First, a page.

Must Plaintiffs Organize ESI Produced in the Usual Course of Business?
An ever present issue in eDiscovery and discovery in general, is the question of how to best balance the burden and expense of reviewing documents. This is an issue the court addressed in FDIC-R v. Walter B. Bowden, et al., Case No. CV413-245 (S.D. Ga. June 6, 2014).
The parties endeavored, but failed to agree on a Joint Protocol for Electronically Stored Information (ESI). Plaintiff, already having spent $614,000 to scan 153.6 million pages to tender to the defense, moved to implement its own ESI protocol that would “balance the burden and expense of discovery among the parties.” Defendants insisted that Plaintiff should shoulder the burden and expense of reviewing the documents and determining their responsiveness.
The court addressed the governing standards that concerned manner of document production, formatting disputes, and digital document production costs. In balancing burdens and expenses, the court found that Plaintiff should meet and confer with Defendants to reach an agreement upon a set of reasonable search terms, but that Plaintiff was not required to assist the defendants in organizing any requested ESI. While Plaintiff is required to respond to Defendant’s discovery and inspect its own records to do so, it need only produce the documents that are responsive to Defendant’s request.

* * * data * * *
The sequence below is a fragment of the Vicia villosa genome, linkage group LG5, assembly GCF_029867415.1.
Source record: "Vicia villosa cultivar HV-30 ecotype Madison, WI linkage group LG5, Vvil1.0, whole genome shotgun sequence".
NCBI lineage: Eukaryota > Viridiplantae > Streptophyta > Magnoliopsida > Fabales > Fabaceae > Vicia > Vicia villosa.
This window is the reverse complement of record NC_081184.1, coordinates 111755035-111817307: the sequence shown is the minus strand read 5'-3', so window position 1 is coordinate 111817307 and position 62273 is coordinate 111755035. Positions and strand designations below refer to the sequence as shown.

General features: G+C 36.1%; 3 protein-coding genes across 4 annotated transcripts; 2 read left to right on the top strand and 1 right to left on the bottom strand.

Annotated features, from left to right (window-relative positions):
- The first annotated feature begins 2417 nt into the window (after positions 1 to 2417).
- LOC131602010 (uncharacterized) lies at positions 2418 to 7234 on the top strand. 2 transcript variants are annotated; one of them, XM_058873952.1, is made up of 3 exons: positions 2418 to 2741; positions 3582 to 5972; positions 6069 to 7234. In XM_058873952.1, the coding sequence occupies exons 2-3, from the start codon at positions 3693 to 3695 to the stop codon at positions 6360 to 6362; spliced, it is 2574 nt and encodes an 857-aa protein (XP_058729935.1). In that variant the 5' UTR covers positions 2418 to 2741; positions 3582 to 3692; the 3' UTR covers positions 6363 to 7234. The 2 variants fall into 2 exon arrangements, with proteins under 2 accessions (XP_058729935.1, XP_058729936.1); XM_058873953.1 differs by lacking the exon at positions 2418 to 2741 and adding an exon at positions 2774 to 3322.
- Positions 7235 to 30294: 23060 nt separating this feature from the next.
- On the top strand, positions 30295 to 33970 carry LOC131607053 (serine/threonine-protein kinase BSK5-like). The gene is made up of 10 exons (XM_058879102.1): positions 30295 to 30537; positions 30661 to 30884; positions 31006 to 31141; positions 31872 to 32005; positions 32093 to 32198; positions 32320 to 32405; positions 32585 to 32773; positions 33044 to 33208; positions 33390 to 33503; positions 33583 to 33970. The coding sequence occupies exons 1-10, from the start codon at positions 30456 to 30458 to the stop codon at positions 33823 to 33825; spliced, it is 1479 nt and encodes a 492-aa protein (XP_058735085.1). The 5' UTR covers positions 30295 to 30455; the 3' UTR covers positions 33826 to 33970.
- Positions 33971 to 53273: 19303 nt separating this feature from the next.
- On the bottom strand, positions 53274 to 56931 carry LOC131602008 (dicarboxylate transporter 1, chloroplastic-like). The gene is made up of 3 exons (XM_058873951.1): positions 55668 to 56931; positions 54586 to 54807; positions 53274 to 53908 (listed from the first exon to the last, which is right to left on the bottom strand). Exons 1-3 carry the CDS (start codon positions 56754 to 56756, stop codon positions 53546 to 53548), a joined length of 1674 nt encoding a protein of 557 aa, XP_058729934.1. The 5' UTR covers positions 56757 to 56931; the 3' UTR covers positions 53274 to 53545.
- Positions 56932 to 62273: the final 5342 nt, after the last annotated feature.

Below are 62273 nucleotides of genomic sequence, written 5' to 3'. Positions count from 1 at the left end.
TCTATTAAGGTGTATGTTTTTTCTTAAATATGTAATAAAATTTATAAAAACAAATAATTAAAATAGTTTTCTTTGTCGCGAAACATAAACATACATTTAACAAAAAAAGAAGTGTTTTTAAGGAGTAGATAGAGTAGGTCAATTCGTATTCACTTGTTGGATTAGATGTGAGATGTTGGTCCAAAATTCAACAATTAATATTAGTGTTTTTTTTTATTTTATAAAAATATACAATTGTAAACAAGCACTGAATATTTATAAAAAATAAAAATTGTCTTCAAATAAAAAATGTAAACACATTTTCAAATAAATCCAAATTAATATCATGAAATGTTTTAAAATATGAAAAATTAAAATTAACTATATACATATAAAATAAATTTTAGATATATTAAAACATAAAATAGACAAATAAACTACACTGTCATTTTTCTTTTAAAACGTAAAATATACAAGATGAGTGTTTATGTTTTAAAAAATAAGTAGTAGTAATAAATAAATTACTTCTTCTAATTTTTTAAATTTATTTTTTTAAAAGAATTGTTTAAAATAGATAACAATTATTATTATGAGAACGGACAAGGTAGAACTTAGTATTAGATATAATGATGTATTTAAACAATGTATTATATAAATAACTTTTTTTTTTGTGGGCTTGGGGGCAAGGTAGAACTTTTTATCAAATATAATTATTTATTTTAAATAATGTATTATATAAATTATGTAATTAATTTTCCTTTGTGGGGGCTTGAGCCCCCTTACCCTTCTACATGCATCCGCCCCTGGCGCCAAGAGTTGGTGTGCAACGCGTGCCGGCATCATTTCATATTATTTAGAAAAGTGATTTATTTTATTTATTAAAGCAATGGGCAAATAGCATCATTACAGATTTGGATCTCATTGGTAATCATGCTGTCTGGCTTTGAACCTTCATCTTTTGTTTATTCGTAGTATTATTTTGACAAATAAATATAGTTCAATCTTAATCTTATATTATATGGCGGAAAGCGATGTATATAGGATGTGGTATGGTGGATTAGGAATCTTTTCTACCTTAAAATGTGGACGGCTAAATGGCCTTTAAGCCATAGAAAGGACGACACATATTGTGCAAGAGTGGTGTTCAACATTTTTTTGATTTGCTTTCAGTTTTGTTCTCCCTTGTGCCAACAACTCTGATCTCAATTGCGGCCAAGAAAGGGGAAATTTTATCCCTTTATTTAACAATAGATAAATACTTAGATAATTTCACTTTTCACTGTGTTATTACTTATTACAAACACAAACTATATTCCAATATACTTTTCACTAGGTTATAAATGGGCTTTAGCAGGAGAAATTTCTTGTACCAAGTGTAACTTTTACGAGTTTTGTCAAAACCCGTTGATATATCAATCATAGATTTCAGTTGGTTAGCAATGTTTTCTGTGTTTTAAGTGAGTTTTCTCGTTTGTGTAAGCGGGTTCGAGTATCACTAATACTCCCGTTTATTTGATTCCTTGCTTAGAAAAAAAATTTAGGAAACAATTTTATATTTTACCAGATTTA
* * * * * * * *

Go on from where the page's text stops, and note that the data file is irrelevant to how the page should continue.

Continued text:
The court also ruled that Plaintiff may deploy suitable search terms to satisfy its initial disclosure requirements and respond to forthcoming Rule 34 document requests. However, in using “Relativity,” if Plaintiff does not product the bank documents as they were kept in the normal course of the bank’s business, then it is not entitled to produce them without organizing and labeling them to conform to Defendant’s discovery requests. Next, the court agreed that the party responding to discovery requests was responsible for the initial costs of reviewing and preparing the documents for inspecting and copying, but not for the copying costs of voluminous materials. Lastly, the court endorsed the use of predictive coding, also called automated issue coding, as a means of more expedient discovery.
The lesson to take away from this case falls on the notion that discovery in federal court is a self-managed process, and cooperation is a necessity for meaningful and efficient discovery. It is also interesting to note the move towards predictive coding, a topic that we focused on in a previous blog and will be addressing again in the future.